Coal baron Don Blankenship is standing trial after 29 people died in his mine (Grist & Vox)

The autocratic, micro-managing, bludgeoning style that won throwback Appalachian coal baron Don Blankenship the ire of environmentalists, the fear of underlings, and the title “Dark Lord of Coal Country” from Rolling Stone may finally have caught up with him.

The opening arguments began this month in Blankenship’s federal criminal trial. He faces charges of conspiring to avoid safety laws and lying to regulators that could put him behind bars for up to 31 years.

Blankenship casts a long shadow over the Appalachian coal industry. Since the early 1980s, he’s fought labor unions, regulatory agencies, environmental activists, and other coal companies. Under his guidance, Massey Energy grew to become the fourth largest U.S. coal producer, and the largest in Appalachia, by the time of his retirement at the end of 2010. He became known not just for his business exploits, but for railing against “greeniacs” (his term for environmentalists) and what he called a “War on Coal,” carried out by federal government agencies such as the Environmental Protection Agency and the Mine Safety and Health Administration (MSHA).

Blankenship’s downfall was triggered by the April 5, 2010, explosion at Massey’s Upper Big Branch mine, which killed 29 men and was the worst coal disaster in 40 years. Four separate investigations found that poor safety practices in the mine allowed for the explosion, which occurred when a spark from a longwall machine, which cuts huge slices of coal, ignited a pocket of methane, creating a fireball and triggering a bigger explosion when it hit piles of coal dust.

Read my preview of Blankenship’s criminal trial at Grist or at Vox.

Gays in Roanoke used to hide who they were — until a deadly bar shooting changed everything (Washington Post)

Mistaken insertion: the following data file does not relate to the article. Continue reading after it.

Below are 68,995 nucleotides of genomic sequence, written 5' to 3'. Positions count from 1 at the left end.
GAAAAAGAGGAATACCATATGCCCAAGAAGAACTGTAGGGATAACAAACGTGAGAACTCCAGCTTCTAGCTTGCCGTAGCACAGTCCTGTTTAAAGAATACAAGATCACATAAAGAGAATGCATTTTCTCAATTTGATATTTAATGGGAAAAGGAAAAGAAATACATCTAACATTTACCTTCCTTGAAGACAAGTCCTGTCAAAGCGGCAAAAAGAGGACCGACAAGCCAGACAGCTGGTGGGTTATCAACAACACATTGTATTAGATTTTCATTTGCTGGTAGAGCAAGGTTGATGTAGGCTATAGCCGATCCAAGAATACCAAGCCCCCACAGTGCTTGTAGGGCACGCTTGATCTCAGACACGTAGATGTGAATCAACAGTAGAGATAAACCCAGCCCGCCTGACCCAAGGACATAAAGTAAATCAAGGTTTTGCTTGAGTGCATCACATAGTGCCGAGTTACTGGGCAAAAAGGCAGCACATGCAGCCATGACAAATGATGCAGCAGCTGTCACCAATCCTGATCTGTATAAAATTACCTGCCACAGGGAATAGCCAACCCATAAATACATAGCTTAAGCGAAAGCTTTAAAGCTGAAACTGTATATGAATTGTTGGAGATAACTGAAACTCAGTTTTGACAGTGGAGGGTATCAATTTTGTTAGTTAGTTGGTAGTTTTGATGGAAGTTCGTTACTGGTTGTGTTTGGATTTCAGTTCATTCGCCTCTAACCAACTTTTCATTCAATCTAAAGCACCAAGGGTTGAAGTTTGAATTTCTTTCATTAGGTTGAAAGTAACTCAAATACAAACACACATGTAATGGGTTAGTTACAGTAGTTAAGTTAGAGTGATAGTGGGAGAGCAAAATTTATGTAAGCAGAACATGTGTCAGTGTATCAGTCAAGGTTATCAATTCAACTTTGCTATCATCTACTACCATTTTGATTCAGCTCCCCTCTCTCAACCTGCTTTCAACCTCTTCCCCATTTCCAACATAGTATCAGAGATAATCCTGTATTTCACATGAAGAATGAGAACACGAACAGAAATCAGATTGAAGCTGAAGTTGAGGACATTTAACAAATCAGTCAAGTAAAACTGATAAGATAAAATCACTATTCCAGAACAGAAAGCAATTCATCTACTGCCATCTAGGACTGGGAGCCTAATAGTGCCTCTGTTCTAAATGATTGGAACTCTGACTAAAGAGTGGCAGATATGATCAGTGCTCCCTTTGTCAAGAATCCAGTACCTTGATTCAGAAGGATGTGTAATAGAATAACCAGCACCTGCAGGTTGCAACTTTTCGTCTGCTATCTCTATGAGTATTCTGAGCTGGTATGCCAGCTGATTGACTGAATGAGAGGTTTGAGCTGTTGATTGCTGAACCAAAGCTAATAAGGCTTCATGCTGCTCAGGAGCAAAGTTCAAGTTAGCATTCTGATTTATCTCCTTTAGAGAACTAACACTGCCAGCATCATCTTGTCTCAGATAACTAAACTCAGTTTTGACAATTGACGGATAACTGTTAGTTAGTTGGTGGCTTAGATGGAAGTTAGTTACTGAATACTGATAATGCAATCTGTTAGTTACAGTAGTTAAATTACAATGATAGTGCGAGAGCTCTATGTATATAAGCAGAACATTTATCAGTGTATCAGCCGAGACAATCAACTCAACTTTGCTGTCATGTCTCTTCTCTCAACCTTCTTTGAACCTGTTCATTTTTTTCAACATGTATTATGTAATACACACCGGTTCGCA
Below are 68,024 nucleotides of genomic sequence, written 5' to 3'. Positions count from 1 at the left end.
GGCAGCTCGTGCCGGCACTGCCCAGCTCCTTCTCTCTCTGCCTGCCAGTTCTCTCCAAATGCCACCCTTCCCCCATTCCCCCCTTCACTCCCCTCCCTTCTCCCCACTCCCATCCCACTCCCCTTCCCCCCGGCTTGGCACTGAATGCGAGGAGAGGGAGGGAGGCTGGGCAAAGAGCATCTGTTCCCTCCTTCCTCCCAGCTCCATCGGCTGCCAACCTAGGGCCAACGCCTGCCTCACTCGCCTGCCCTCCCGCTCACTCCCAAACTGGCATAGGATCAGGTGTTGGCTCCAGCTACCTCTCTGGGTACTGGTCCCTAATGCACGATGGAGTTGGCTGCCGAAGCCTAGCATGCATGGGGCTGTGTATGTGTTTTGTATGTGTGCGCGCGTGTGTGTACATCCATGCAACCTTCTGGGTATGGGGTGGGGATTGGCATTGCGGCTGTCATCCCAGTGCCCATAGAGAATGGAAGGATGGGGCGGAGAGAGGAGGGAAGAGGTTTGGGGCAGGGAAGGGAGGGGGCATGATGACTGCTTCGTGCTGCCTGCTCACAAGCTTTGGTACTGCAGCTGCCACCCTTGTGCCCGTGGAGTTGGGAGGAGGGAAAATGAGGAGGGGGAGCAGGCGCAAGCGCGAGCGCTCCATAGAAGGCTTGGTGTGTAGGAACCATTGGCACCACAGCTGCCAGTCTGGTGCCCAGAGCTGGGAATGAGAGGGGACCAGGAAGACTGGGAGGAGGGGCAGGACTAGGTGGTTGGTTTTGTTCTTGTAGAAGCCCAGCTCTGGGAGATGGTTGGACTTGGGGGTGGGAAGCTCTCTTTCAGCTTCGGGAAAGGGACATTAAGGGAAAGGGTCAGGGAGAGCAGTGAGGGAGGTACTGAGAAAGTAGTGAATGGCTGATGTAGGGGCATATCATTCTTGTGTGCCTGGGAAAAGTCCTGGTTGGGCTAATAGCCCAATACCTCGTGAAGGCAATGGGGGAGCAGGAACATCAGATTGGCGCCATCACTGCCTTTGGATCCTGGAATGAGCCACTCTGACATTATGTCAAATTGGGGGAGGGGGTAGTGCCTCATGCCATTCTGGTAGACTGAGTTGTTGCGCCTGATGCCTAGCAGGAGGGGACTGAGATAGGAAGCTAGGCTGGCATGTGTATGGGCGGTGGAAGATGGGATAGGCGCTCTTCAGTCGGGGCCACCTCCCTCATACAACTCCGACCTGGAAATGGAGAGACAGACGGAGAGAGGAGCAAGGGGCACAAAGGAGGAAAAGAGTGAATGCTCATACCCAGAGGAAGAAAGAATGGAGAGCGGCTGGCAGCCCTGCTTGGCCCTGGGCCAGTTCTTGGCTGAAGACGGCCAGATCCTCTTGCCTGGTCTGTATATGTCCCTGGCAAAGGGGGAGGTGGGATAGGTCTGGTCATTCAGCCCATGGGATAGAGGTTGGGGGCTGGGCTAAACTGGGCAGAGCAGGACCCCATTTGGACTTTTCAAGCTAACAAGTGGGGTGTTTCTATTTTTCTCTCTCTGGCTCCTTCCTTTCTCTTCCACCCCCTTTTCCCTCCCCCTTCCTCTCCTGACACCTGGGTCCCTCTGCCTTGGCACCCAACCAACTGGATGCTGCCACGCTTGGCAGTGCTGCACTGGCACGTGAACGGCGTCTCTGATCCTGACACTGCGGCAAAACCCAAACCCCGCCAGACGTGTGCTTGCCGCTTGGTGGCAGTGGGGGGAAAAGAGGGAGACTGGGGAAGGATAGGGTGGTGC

The yellow mums appeared at Backstreet Cafe’s door well before people began arriving for the vigil. John Goodhart Sr. sent the flowers, as he did every year on this day, with a note: “Never forget. Never again. NEVER.”

It was his way of paying tribute to his Verizon co-worker Danny Overstreet, who was killed 15 years ago at a gathering spot for gay people in a closeted city.

Backstreet was a gay bar at a time when the sexual orientation of its customers remained hidden — a haven for an underground culture. Its role in Roanoke was exposed Sept. 22, 2000, when Ronald Edward Gay, a former Marine who had been taunted for his name and hated it, walked in, ordered a beer, spotted two men embracing — and opened fire. He killed Overstreet, 43, and wounded six others, including Joel Tucker, who had to deal with more than just the bullet wound in his back.

“When it happened, I was not out to my family,” said Tucker, who was then 40 and worked, as he still does, for United Parcel Service. “I was not out to my job. I wasn’t out to anybody except my very close friends.”

Back then, few could have predicted the seismic changes that were coming to the country, to Virginia and to Roanoke — on same-sex marriage, on gays serving in the military, on the emergence of openly gay athletes, chief executives and celebrities.

Backstreet’s identity has shifted, too. It is managed by Deanna Marcin, who was a married man named John Marcin before divorcing and becoming a transgender woman. The bar still caters to outsiders in this city of nearly 100,000 in southwest Virginia, but they are mostly punk rockers and metalheads, rather than gay men and lesbians.

Read more about the transformation of individuals, a bar, a street, a city and the country in my story for the Washington Post.

Foreign companies invest in western Virginia, & a new regulation affects wood stoves (Roanoke Business)

The October 2015 issue of Roanoke Business features a pair of my stories:

– The cover leader looks at international investment in the Roanoke and New River valleys. Volvo, Korona Candles, Red Sun Farms — why are these companies locating here, and what does it mean for the region?

– I also examined the impact of a new EPA regulation on a Floyd County wood stove dealer.

Read more, either online or in the print edition, which is available free this month on racks in Roanoke & NRV grocery stores.